“Muddy Waters and Willie Dixon and Lightnin’ Hopkins and Percy Mayfield,” replies Allison when I ask about his songwriting influences. “Those are some of the people that I listened to. Charles Brown – I liked him a lot and I met him one time in Seattle. He said ‘I’m Charles Brown’ and I said, ‘Snuff Dippin’ Mama’ and he said, ‘What makes your lip hang so low?’ That’s the song that he did years ago and was a sort of hit in the South. I sprung that on him and he sang the next line!”
“I heard every type of music in Tippo, Mississippi, which is a crossroads,” he adds, “and I was born a farm on my grandfather’s farm and he just happened to have a jukebox in the service station that had all sorts of music on it – Tommy Dorsey, Glenn Miller – but it was mostly country blues like Roosevelt Sykes [whose song ‘Some Right, Some Wrong’ is on the new album]. I heard all the blues singers at an early age. A cousin of mine had a wind up Victrola and she had jazz club jazz records. So I got everything at an early age.”
Allison says his piano playing was informed by jazz musicians. “In my teenage years I was taken with the King Cole trio and later I started listening to Erroll Garner, Thelonious Monk, John Lewis and Al Haig.” Haig played with Dizzy Gillespie and Charlie Parker and played with Miles Davis on The Birth Of The Cool.
“I met Al Haig when I first went to New York,” he recalls, “and one time I had a long discussion with him about how long your fingernails should be.”
By the mid-60s Allison had released 15 albums (now it’s more than 40) and his songs were starting to be covered by an array of British musicians: Georgie Fame, John Mayall, The Who (they recorded ‘Young Man’s Blues’ on Live At Leeds), The Clash (‘Look Here’), Eric Clapton, The Yardbirds (‘I’m Not Talkin’) and Elvis Costello (‘Your Mind Is On Vacation’).
Van Morrison recorded the tribute album, Tell Me Something:The Songs of Mose Allison, on Verve Records. Bonnie Raitt performed ‘Everybody Cryin’ Mercy’ at Jazz Fest in 2003 to protest the US invasion of Iraq. ‘Parchman Farm’ has been recorded numerous times by musicians as diverse as Johnny Rivers and Blue Cheer. Even Frank Black of The Pixies wrote ‘Allison’ about Mose. Greg Brown wrote and performs the song ‘Mose Allison Played Here’ on his 1997 album, Slant 6 Mind.
Allison was been enlisted to play ‘Young Man’s Blues’ at a Carnegie Hall tribute to The Who last month. Other acts included Bettye Lavette, Living Colour, Bobby McFerrin, Bob Mould and The Smithereens (who have recorded their own version of the Tommy album).
“I was surprised when I got the [royalty]cheque,” he says of the Who’s inclusion of his song on Live At Leeds, “because I had been getting cheques for ten dollars and fifteen dollars and I thought that cheque was a mistake. And they still do it, they give me plugs on their concerts sometimes.”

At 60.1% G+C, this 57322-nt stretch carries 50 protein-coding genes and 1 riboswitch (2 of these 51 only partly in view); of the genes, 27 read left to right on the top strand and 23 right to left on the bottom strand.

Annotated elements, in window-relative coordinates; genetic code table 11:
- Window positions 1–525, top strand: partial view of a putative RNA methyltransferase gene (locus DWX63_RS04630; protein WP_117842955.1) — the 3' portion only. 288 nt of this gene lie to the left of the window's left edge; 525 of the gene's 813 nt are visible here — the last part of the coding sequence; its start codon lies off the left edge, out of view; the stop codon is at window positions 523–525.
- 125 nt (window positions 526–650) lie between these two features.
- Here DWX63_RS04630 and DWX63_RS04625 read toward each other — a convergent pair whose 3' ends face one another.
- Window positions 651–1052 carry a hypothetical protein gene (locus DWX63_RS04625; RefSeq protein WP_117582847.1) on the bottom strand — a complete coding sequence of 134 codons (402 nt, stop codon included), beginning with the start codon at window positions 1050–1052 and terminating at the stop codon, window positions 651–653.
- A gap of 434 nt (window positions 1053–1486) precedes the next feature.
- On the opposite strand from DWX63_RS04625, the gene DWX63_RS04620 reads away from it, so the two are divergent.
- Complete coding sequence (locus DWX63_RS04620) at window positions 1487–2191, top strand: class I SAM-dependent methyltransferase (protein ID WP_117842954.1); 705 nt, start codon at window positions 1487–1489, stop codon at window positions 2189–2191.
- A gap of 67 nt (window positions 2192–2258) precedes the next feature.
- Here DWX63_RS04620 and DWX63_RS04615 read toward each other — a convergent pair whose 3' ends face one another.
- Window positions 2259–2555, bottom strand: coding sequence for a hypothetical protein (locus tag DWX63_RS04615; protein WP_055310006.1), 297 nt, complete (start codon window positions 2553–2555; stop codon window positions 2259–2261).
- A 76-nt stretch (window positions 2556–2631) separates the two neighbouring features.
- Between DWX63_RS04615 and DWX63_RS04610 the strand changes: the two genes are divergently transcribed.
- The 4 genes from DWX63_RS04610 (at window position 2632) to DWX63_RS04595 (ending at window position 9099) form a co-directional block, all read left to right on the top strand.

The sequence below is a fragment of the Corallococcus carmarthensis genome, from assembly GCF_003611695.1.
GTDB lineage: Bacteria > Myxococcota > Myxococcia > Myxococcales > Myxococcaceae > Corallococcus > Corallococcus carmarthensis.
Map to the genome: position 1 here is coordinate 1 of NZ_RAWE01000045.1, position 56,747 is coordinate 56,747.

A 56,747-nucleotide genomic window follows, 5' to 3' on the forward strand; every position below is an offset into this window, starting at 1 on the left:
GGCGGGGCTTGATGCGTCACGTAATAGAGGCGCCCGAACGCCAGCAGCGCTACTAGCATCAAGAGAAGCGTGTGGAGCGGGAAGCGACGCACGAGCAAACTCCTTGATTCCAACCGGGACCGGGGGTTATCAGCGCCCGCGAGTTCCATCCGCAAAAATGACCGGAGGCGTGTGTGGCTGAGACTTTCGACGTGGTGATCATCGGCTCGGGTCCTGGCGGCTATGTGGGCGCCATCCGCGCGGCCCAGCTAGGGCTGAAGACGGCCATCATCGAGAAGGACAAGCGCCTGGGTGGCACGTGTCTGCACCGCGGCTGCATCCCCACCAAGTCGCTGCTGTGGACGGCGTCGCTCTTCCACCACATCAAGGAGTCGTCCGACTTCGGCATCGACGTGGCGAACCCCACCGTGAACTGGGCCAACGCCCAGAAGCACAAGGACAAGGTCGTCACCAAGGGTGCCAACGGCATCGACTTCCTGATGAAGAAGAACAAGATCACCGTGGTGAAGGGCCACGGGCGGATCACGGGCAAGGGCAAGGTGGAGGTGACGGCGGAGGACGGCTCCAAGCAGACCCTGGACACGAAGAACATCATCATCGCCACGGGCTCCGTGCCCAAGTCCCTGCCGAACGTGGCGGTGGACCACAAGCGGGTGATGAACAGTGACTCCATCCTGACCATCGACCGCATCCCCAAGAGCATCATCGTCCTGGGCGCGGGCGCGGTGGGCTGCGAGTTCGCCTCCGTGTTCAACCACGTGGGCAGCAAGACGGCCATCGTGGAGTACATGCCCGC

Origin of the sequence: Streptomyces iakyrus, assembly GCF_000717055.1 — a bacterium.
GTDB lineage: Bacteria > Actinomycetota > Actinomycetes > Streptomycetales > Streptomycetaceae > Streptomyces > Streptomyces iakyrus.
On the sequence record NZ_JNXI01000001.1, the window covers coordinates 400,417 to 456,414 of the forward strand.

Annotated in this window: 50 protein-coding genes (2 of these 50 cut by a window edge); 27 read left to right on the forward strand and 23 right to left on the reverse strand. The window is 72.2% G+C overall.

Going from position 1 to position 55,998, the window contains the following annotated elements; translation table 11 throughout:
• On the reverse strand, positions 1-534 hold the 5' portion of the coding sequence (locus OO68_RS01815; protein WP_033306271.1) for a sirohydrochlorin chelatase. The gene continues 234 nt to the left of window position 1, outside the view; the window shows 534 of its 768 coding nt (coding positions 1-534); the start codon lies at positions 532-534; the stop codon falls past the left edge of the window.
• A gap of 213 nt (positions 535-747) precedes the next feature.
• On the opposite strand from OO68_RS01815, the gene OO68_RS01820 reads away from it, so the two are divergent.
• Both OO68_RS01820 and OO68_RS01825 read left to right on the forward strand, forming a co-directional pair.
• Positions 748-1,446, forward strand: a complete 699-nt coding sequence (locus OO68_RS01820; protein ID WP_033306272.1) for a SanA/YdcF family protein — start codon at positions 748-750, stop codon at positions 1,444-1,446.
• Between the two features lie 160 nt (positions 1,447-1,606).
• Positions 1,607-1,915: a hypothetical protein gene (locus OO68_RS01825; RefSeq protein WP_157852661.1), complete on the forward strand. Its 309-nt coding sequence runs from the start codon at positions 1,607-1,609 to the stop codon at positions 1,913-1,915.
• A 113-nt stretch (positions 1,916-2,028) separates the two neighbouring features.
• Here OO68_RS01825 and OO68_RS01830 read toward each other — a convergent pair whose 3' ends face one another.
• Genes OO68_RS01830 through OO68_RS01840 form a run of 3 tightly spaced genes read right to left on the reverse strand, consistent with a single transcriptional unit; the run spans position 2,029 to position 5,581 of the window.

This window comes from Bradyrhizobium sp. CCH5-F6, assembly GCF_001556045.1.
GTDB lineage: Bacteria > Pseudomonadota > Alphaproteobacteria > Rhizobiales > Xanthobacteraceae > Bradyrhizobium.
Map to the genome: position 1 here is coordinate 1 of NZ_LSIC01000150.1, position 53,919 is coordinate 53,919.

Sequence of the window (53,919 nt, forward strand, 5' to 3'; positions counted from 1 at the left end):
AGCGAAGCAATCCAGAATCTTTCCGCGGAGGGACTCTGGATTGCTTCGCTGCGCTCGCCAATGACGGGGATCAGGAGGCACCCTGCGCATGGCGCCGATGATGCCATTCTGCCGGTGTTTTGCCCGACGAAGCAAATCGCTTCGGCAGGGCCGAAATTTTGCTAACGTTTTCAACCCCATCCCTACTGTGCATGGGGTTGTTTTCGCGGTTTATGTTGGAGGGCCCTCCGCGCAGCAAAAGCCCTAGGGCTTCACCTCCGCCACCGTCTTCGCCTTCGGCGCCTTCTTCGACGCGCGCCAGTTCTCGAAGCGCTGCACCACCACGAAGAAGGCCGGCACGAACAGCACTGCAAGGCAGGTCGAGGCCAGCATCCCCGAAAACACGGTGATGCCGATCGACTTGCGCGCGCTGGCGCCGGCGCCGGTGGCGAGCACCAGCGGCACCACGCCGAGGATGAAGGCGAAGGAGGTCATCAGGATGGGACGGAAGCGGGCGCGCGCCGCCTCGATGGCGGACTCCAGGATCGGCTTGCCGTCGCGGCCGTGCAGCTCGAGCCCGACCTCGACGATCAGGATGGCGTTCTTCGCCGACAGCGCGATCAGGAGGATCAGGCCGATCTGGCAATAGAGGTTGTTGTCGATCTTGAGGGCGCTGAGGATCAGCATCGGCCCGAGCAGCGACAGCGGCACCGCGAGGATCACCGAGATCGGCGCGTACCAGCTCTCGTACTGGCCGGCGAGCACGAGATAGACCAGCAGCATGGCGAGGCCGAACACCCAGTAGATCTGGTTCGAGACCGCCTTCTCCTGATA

“Van is a good friend of mine,” says Allison when I ask about Morrison’s tribute. “I’ve known him for a long time and I saw him the last time I was in Belfast, last year. I see him now and again. He said years ago that he was going to do that and make an album of all my songs and Ben Sidran helped him get it together.”
“He was the first English rocker to do my songs,” he adds of Georgie Fame, who was also on Tell Me Something and had been recording Allison’s songs as early as 1964. “Now he’s not a rocker but he’s a jazz player. He’s a good friend of mine and I see him all the time in London and so he’s done a couple of my things and he’s always been a supporter of mine and I like him a lot.”
“That’s helped me a lot with a younger audience,” he says of the numerous covers of his work, “and so I figured they’ve saved my life.”
One of the features of Allison’s songs is the wry sense of humour that always seems to shine through. In the past he has recorded songs such as ‘You Call It Jogging (But I Call It Running Around),’ ‘Your Mind Is On Vacation,’ ‘Meet Me At No Special Place,’ ‘Monsters Of The Id’ and ‘Ever Since I Stole The Blues.’
The same sense of fun is evident on The Way Of The World on songs such as ‘My Brain,’ ‘I Know You Didn’t Mean It’ and ‘Modest Proposal’ (with the line ‘let’s give God a vacation’).
“Well, I don’t like to talk about my songs,” says Allison when I start to quiz him on some of the lyrics. “I figure they’re complete and it’s just what you think of them. I’d like to know what you think of it?”
I tell him that almost every song you write has a point to it and that he is the perfect example of the iron fist in the velvet glove.
“Yeah, it took a long time for audiences to pick up on what I’m saying,” he says. “It took thirty years in this country and people picked up on it in other countries earlier than they did here and they just recently picked up on my lyrics.
“I was always considered a cynic and I never thought I was cynical. I always thought they were funny. I’m still doing the same tunes but now I’m a comedian.”
On the song ‘Ask Me Nice,’ he sings ‘I’m no pacesetter, I’m just trying to swing my way through life.’
“Yeah,” he laughs. “That’s been one of my constant wishes and I think I’m still trying to swing every night.”
Loudon Wainwright’s ‘I’m Alright,’ sounds as though it was written specifically for Allison.
“Well, I’ve always liked Loudon and we’re friends and I see him now and then and he did one of my songs and I figured I’d do one of his,” says Allison, agreeing that they share the same sense of humour.
Despite his age, Allison is still performing about 150 gigs a year and says that he is still in great shape.
“Well, it was a lot of traveling involved and that’s the bit drag,” he says, “but once I get to the piano I’m alright. I exercise. I run a couple of days a week and bike and so forth. I do a lot of exercise almost everyday.”
One of my favourite quotes from Allison is when he was reported to have said that the greatest impediment to his career was the fact that most people thought he had passed away.
“Oh yeah,” he laughs. “My son was trying to get tributes from certain people and he called one person and he said, ‘Mose is gone but not forgotten.’”
With more than 150 songs to his name and a new album (on the hip Anti- label) that is set to be his biggest selling ever, Mose Allison is unlikely to ever be forgotten.
Note: The Way Of The World was released via Shock.